Besides its well-developed herding, the Vučedol Culture planted crops. Most frequent were emmer wheat, Einkorn wheat, and barley. The earth was worked with plows made of deer or cattle horns, and grain was ground with a handstone against a millstone. Representations of millstones and the work with them are known from Ancient Egyptian drawings and models. In Vučedol houses that had three rooms, one always served as a storeroom, recognizable by shallow pits in the floor in which large vessels were buried for keeping grain or perishable foods. In the late phase of the culture we find round baked-clay plates up to 4 cm thick; these served for baking flatbread. Also often found are solid low vessels fixed to the hearth, in the fire, with their bottoms upward so that large cooking pots could be placed on them. Such objects are not known in any culture before or since Vučedol.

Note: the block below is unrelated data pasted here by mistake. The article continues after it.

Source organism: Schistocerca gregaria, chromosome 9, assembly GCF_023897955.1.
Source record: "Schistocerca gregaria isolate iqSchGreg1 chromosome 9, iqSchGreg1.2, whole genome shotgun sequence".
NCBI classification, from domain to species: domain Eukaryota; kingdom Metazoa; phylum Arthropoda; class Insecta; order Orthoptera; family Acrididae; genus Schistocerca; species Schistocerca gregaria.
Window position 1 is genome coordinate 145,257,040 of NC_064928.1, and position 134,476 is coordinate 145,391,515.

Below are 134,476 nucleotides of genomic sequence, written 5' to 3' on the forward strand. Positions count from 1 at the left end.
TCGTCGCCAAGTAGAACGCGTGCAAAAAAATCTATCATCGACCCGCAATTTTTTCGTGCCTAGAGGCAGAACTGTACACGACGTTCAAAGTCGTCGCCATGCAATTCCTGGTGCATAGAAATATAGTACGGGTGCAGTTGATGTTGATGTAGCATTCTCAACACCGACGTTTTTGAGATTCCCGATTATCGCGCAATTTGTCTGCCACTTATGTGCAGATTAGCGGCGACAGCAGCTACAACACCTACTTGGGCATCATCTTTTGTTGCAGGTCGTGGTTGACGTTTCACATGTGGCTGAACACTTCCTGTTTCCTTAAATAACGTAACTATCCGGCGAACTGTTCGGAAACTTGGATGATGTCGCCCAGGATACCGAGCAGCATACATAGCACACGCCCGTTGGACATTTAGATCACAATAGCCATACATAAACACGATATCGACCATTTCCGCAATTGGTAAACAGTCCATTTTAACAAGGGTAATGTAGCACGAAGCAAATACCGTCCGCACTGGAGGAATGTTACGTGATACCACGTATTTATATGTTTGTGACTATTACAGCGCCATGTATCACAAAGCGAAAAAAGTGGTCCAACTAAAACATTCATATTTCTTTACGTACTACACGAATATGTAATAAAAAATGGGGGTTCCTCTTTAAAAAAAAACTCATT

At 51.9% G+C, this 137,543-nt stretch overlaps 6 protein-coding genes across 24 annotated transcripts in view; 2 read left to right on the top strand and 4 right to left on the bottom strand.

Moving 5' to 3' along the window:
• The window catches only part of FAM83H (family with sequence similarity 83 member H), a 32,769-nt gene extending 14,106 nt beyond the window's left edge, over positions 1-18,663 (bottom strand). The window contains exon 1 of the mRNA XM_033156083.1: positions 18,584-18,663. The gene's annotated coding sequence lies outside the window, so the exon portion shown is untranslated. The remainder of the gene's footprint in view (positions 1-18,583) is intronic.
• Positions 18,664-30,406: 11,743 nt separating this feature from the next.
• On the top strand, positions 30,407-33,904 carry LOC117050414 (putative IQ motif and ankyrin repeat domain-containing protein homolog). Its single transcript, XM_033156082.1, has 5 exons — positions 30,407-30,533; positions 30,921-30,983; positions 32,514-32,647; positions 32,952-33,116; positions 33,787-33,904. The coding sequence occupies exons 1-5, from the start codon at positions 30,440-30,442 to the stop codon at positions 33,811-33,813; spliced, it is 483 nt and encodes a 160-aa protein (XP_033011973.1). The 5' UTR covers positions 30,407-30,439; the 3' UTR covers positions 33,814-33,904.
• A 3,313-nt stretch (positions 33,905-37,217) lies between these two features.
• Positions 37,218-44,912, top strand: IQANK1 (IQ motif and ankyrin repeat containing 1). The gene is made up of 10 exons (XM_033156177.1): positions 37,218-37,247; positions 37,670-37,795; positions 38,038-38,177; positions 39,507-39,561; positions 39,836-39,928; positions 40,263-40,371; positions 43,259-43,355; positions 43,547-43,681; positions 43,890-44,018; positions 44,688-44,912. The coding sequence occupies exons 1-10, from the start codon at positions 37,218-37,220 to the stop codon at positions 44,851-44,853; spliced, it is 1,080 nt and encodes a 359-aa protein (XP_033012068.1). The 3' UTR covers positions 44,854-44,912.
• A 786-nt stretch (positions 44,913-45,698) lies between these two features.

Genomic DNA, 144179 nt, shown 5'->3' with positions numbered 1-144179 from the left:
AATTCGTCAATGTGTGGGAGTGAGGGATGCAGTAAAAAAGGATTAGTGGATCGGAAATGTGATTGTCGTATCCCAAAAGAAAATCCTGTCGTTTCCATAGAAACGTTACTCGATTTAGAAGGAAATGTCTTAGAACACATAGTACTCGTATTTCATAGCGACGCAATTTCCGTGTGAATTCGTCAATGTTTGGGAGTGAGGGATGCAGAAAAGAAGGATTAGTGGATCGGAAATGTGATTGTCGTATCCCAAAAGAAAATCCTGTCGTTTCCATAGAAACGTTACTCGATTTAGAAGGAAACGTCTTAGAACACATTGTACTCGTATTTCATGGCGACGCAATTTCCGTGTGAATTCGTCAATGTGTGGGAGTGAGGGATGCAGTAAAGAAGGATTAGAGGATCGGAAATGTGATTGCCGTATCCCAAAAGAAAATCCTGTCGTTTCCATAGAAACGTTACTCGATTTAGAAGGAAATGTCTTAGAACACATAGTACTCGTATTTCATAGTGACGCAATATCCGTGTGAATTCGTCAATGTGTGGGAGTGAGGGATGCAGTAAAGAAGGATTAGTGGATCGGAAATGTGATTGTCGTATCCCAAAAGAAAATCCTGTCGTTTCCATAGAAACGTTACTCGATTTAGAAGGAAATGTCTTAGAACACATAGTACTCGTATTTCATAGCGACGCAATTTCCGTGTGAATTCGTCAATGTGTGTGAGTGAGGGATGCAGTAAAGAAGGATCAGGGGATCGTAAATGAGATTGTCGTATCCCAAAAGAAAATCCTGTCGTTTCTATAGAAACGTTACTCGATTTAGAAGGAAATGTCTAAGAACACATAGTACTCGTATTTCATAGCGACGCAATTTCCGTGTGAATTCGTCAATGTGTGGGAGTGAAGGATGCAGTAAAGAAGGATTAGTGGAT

Barley was also used for brewing beer, as finds of large vessels testify. Their use for beer-drinking is confirmed by contemporaneous Sumerian reliefs in Mesopotamia, which show two human figures drinking beer through long straws. The straws were probably made from reeds, and were used to drink from the middle of the vessel, since dregs settled on the bottom, while chaff floated on the surface.